(5.) D.W. 1 was the Goods Clerk of the Railway Station at Sambalpur at the relevant time. According to him, the suit consignment reached Sambalpur with seals intact and the rivets on both the sides were also intact. M.Os. III and IV were the original seals of the forwarding railway station, as stated by him. The expression "S.W.A." in Ext. A means, "Sender's weight accepted", as testified by him. He was not present at the time of the loading and sealing of the wagon at Ranukoot and he cannot say whether the railway staff supervised the loading and sealing of the wagon at the siding of the consignor at Renukoot. He had not brought the specimen seal of the consignor to verify it. M.Os. III and IV were the original seals and according to the learned Subordinate Judge, M.Os. III and IV were not distinct for the purpose of comparison. It has been accordingly been held that it could not be said from the evidence that the seals on the wagon were the same as those of the consignor.

(6.) A reading of the judgement would give a clear indication that the learned Subordinate Judge has virtually placed the entire onus on the Railway Administration and has not duly taken note of the provisions made in the Act.

(7.) Even as deposed to by P.W. 1 himself, the place of loading of the articles in question was at a siding not belonging to the Railway Administration, but to the consignor. The onus is on the plaintiff-company to establish as to what quantities had actually been booked at the forwarding station. The consignment had been booked at the consignor's own siding and there is absence of evidence from the side of the plaintiff and there has been no admission from the side of the defendant that loading had been done with the supervision of the railway staff.

(8.) The case reported in AIR 1950 Nag 85, Dominion of India v. Firm Museram Kishunprasad Melonigunj, Jabalpore dealt with Rr. 15 and 22 of the Railway Goods Tariff General Rules. It was held :

"Further there is no proof in this case that 255 bags were in fact loaded. According to R.22 of the Goods Tariff General Rules then in force coconuts were required to be loaded and unloaded by senders and consignees when in wagon loads. It is nowhere stated or proved by the plaintiff that the bags were loaded by railway servants or that they had opportunity to verify the number. The wagon was placed at the service of the consignor and the number stated was accepted as correct for the purpose of charging freight. It was thus that the receipt issued qualified the number by stating that the wagon was 'said to contain' 255 bags. This was perfectly fair and in order, and the number was mentioned merely to calculate the freight. Under R.15 ibid it is clearly stated that by mentioning weight etc., in the railway receipt the railway does not admit the correctness of the statement. This rule applies with even more rigour where the railway receipt in addition contains the 'said to contain' remark."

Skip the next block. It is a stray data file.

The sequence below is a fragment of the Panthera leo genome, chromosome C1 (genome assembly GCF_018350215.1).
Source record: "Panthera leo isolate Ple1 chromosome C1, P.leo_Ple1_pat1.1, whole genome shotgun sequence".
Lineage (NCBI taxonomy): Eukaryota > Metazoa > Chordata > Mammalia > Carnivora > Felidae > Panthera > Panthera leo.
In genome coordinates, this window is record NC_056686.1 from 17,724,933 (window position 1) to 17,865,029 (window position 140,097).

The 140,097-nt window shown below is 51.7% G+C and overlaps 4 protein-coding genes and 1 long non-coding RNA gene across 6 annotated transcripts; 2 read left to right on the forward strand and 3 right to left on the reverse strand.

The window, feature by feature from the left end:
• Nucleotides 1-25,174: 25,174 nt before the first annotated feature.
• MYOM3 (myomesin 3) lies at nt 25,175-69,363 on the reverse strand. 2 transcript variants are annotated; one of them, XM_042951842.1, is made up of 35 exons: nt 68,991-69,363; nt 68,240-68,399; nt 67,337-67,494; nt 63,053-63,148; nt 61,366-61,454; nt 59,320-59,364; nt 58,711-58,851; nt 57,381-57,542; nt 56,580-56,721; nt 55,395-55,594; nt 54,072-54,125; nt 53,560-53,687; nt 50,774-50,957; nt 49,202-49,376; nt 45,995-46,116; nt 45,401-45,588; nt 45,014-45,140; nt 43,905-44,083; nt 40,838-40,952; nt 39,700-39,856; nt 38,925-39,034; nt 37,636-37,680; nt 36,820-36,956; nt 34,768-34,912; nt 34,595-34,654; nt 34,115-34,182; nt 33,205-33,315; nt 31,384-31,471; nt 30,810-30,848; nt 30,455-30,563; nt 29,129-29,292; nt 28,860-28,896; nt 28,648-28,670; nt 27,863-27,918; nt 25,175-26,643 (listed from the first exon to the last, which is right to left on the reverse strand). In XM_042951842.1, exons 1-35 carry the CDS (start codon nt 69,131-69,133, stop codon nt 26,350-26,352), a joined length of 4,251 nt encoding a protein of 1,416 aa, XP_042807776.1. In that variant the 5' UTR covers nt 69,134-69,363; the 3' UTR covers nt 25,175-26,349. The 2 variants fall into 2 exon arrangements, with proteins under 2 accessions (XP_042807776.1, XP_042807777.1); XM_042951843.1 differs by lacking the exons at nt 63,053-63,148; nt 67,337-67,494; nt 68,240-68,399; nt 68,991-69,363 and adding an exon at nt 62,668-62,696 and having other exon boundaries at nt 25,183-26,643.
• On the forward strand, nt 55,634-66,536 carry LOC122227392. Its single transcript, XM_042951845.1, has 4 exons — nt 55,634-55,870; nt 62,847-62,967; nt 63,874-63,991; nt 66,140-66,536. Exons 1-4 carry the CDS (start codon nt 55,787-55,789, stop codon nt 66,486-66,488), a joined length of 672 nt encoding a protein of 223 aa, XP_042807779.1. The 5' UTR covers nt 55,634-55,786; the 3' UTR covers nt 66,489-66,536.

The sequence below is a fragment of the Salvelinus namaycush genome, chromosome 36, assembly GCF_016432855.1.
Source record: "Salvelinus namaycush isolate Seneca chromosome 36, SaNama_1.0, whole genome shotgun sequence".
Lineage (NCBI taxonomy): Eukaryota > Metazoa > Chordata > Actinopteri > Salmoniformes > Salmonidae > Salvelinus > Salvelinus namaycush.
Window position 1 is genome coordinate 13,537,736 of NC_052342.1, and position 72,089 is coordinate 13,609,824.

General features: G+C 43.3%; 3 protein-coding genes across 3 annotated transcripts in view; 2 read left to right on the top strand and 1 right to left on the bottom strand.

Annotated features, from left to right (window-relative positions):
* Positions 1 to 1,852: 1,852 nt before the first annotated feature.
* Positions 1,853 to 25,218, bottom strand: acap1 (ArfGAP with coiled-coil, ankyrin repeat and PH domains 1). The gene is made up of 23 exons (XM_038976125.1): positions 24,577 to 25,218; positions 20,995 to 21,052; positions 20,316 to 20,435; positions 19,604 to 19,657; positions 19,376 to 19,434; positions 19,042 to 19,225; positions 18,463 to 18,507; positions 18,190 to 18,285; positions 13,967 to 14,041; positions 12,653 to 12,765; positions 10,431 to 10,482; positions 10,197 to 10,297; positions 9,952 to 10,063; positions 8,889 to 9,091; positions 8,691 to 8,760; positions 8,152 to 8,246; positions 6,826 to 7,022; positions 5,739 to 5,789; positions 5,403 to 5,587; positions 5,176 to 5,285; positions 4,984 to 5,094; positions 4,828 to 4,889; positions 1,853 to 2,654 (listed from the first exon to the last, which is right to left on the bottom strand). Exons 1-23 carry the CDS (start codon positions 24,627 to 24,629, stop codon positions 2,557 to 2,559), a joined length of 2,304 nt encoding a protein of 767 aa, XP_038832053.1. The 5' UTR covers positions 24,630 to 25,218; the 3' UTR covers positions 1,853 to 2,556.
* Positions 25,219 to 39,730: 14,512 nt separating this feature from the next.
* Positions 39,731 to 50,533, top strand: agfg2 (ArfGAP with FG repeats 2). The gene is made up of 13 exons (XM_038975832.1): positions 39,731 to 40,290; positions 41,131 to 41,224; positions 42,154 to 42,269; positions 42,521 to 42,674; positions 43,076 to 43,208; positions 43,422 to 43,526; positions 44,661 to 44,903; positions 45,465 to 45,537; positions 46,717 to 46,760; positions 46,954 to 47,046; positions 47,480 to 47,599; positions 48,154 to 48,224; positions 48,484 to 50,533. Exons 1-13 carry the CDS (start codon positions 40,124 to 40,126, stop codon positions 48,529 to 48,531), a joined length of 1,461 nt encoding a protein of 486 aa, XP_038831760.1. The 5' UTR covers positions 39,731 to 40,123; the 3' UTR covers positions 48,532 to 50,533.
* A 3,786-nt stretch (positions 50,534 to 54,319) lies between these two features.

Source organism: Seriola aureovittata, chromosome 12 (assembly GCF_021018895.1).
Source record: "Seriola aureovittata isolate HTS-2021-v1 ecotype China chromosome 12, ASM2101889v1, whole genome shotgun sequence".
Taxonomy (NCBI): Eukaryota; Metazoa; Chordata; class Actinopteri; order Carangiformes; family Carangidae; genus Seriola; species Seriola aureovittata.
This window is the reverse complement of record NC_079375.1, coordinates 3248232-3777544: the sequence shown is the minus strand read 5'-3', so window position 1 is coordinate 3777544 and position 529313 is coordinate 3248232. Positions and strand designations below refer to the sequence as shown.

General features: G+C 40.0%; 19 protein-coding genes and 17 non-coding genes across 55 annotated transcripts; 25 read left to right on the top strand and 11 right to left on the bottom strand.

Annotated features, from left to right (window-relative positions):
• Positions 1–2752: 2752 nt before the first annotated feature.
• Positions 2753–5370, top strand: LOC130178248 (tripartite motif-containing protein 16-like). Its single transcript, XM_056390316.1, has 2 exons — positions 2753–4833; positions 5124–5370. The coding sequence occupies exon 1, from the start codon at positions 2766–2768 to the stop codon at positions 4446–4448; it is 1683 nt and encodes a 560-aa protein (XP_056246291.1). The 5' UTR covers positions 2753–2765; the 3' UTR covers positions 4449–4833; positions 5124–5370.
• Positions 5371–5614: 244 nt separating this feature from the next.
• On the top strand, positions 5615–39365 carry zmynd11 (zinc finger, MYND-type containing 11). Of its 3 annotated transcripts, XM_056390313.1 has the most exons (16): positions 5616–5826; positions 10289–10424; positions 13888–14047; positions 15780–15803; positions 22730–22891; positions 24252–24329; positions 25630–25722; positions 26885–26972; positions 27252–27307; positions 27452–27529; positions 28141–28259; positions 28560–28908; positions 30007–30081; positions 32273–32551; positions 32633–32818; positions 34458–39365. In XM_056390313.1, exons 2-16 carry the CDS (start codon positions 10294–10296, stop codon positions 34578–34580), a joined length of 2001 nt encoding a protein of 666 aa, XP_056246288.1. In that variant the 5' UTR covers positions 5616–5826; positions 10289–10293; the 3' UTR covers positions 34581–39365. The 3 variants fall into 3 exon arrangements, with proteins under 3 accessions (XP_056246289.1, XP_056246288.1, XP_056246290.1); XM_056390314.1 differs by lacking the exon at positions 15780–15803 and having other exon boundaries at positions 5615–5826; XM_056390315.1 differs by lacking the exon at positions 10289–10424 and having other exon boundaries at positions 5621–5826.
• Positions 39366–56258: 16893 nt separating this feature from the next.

In AIR 1956 Mad 176, Union of India v. S.P.L. Lekhu Reddiar, it has been laid down that where goods were loaded in the wagon by the sender and not by the railway servants and the information given by the sender is accepted as correct for the purpose of charging freight and receipt is granted and at the destination station, shortage is detected, it is for the plaintiff to establish as to what actually were the goods delivered to the railway for carriage at the forwarding station. As held in AIR 1961 Orissa 141, South Eastern Railway v. Epari Satyanarayana, the railway receipt conveys no admission by the Railway Administration that the weight of the consignment as shown in the receipt or the description of goods as furnished by the consignor is correct. In the absence of evidence of actual booking of the goods as shown in the railway receipt, the railway is not liable for short delivery where goods are received in sound and intact condition. It is for the consignors or the consignees to adduce evidence as to the actual booking of the goods as these facts are within their special knowledge.

(9.) A shortage certificate amounts neither to an acknowledgment of liability nor holds out any hope to the consignee as to the time of delivery and is merely evidence of actual event that certain goods or articles have fallen short with reference to what the plaintiff states to have been despatched. A shortage certificate is no proof of the fact that the quantum of goods claimed to have been despatched has actually been despatched unless the fact of despatch of the quantum of goods is actually established. In this connection, reference may be made to the principles laid down in (1962) 28 Cut LT 540 , Union of India v. Prakash Ch. Sahu. In AIR 1973 Pat 244, Union of India v. Chotelal Shewnath Rai, it has been held that where there is no evidence to prove the actual weight of the goods loaded in the wagon and the loading had been done at the despatching station by the consignor, the Railway Administration is not liable for short delivery detected at the destination. From the mere mention of a particular weight in the railway receipt and the forwarding note for the purpose of calculating the freight charge, no admission on the part of the railway as to the correctness of the weight of the goods loaded can be made out to fix up the liability.